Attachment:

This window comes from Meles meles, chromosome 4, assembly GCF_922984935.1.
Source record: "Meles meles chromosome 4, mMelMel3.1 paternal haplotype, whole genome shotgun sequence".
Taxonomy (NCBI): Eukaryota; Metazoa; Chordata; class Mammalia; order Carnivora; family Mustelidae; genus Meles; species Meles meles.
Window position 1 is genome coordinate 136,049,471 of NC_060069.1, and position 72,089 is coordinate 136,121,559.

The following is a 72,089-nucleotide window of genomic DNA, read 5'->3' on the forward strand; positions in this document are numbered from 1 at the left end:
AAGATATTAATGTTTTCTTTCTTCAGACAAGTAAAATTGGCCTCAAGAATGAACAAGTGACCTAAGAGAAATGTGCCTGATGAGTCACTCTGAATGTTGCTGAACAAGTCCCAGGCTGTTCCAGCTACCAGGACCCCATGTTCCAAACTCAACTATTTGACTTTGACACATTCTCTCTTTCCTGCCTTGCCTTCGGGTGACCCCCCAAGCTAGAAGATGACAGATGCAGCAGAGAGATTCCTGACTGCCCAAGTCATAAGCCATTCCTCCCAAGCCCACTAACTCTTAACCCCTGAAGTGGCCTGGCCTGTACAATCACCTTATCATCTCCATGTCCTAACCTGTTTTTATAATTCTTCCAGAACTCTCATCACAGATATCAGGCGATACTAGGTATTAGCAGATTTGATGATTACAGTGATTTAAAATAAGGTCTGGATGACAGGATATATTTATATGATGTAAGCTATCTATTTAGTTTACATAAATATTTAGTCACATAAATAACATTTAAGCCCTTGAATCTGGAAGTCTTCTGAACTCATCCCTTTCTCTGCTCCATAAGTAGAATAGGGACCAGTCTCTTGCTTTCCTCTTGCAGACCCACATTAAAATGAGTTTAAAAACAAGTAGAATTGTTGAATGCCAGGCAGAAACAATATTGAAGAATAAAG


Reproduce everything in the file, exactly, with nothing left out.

This window comes from Meles meles, chromosome 4, assembly GCF_922984935.1.
Source record: "Meles meles chromosome 4, mMelMel3.1 paternal haplotype, whole genome shotgun sequence".
Taxonomy (NCBI): Eukaryota; Metazoa; Chordata; class Mammalia; order Carnivora; family Mustelidae; genus Meles; species Meles meles.
Window position 1 is genome coordinate 136,049,471 of NC_060069.1, and position 72,089 is coordinate 136,121,559.

The following is a 72,089-nucleotide window of genomic DNA, read 5'->3' on the forward strand; positions in this document are numbered from 1 at the left end:
AAGATATTAATGTTTTCTTTCTTCAGACAAGTAAAATTGGCCTCAAGAATGAACAAGTGACCTAAGAGAAATGTGCCTGATGAGTCACTCTGAATGTTGCTGAACAAGTCCCAGGCTGTTCCAGCTACCAGGACCCCATGTTCCAAACTCAACTATTTGACTTTGACACATTCTCTCTTTCCTGCCTTGCCTTCGGGTGACCCCCCAAGCTAGAAGATGACAGATGCAGCAGAGAGATTCCTGACTGCCCAAGTCATAAGCCATTCCTCCCAAGCCCACTAACTCTTAACCCCTGAAGTGGCCTGGCCTGTACAATCACCTTATCATCTCCATGTCCTAACCTGTTTTTATAATTCTTCCAGAACTCTCATCACAGATATCAGGCGATACTAGGTATTAGCAGATTTGATGATTACAGTGATTTAAAATAAGGTCTGGATGACAGGATATATTTATATGATGTAAGCTATCTATTTAGTTTACATAAATATTTAGTCACATAAATAACATTTAAGCCCTTGAATCTGGAAGTCTTCTGAACTCATCCCTTTCTCTGCTCCATAAGTAGAATAGGGACCAGTCTCTTGCTTTCCTCTTGCAGACCCACATTAAAATGAGTTTAAAAACAAGTAGAATTGTTGAATGCCAGGCAGAAACAATATTGAAGAATAAAG